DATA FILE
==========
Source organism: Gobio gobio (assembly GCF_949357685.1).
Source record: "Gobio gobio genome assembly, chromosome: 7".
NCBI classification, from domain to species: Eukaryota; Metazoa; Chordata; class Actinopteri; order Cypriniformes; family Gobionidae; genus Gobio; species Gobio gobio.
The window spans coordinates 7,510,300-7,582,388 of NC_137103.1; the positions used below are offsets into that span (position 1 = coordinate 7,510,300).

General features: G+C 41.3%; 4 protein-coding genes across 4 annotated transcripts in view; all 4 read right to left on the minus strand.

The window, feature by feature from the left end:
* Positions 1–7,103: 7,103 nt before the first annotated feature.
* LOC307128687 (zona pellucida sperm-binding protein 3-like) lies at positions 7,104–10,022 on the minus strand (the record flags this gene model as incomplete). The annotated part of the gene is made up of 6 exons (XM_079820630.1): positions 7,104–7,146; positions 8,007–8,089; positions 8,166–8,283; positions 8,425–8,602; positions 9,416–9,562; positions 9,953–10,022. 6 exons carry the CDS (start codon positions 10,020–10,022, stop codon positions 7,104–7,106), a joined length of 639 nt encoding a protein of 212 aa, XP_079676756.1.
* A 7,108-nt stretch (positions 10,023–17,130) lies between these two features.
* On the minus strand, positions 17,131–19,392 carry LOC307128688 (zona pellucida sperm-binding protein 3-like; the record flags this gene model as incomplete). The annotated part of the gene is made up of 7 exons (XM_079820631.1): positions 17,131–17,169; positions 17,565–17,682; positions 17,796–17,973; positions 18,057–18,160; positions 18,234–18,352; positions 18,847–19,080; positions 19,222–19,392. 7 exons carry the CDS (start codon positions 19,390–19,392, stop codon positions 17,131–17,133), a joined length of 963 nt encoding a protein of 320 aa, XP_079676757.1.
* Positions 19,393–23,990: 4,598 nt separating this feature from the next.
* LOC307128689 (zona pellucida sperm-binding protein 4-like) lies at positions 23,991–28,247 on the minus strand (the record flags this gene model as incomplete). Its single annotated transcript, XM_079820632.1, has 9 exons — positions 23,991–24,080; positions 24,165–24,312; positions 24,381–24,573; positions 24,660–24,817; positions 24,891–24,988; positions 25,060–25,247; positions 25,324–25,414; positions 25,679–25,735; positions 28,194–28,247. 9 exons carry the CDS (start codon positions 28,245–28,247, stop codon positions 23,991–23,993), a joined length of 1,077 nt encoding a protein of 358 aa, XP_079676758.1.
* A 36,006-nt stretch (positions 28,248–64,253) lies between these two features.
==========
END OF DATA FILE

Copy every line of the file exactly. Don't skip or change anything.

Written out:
Source organism: Gobio gobio (assembly GCF_949357685.1).
Source record: "Gobio gobio genome assembly, chromosome: 7".
NCBI classification, from domain to species: Eukaryota; Metazoa; Chordata; class Actinopteri; order Cypriniformes; family Gobionidae; genus Gobio; species Gobio gobio.
The window spans coordinates 7,510,300-7,582,388 of NC_137103.1; the positions used below are offsets into that span (position 1 = coordinate 7,510,300).

General features: G+C 41.3%; 4 protein-coding genes across 4 annotated transcripts in view; all 4 read right to left on the minus strand.

The window, feature by feature from the left end:
* Positions 1–7,103: 7,103 nt before the first annotated feature.
* LOC307128687 (zona pellucida sperm-binding protein 3-like) lies at positions 7,104–10,022 on the minus strand (the record flags this gene model as incomplete). The annotated part of the gene is made up of 6 exons (XM_079820630.1): positions 7,104–7,146; positions 8,007–8,089; positions 8,166–8,283; positions 8,425–8,602; positions 9,416–9,562; positions 9,953–10,022. 6 exons carry the CDS (start codon positions 10,020–10,022, stop codon positions 7,104–7,106), a joined length of 639 nt encoding a protein of 212 aa, XP_079676756.1.
* A 7,108-nt stretch (positions 10,023–17,130) lies between these two features.
* On the minus strand, positions 17,131–19,392 carry LOC307128688 (zona pellucida sperm-binding protein 3-like; the record flags this gene model as incomplete). The annotated part of the gene is made up of 7 exons (XM_079820631.1): positions 17,131–17,169; positions 17,565–17,682; positions 17,796–17,973; positions 18,057–18,160; positions 18,234–18,352; positions 18,847–19,080; positions 19,222–19,392. 7 exons carry the CDS (start codon positions 19,390–19,392, stop codon positions 17,131–17,133), a joined length of 963 nt encoding a protein of 320 aa, XP_079676757.1.
* Positions 19,393–23,990: 4,598 nt separating this feature from the next.
* LOC307128689 (zona pellucida sperm-binding protein 4-like) lies at positions 23,991–28,247 on the minus strand (the record flags this gene model as incomplete). Its single annotated transcript, XM_079820632.1, has 9 exons — positions 23,991–24,080; positions 24,165–24,312; positions 24,381–24,573; positions 24,660–24,817; positions 24,891–24,988; positions 25,060–25,247; positions 25,324–25,414; positions 25,679–25,735; positions 28,194–28,247. 9 exons carry the CDS (start codon positions 28,245–28,247, stop codon positions 23,991–23,993), a joined length of 1,077 nt encoding a protein of 358 aa, XP_079676758.1.
* A 36,006-nt stretch (positions 28,248–64,253) lies between these two features.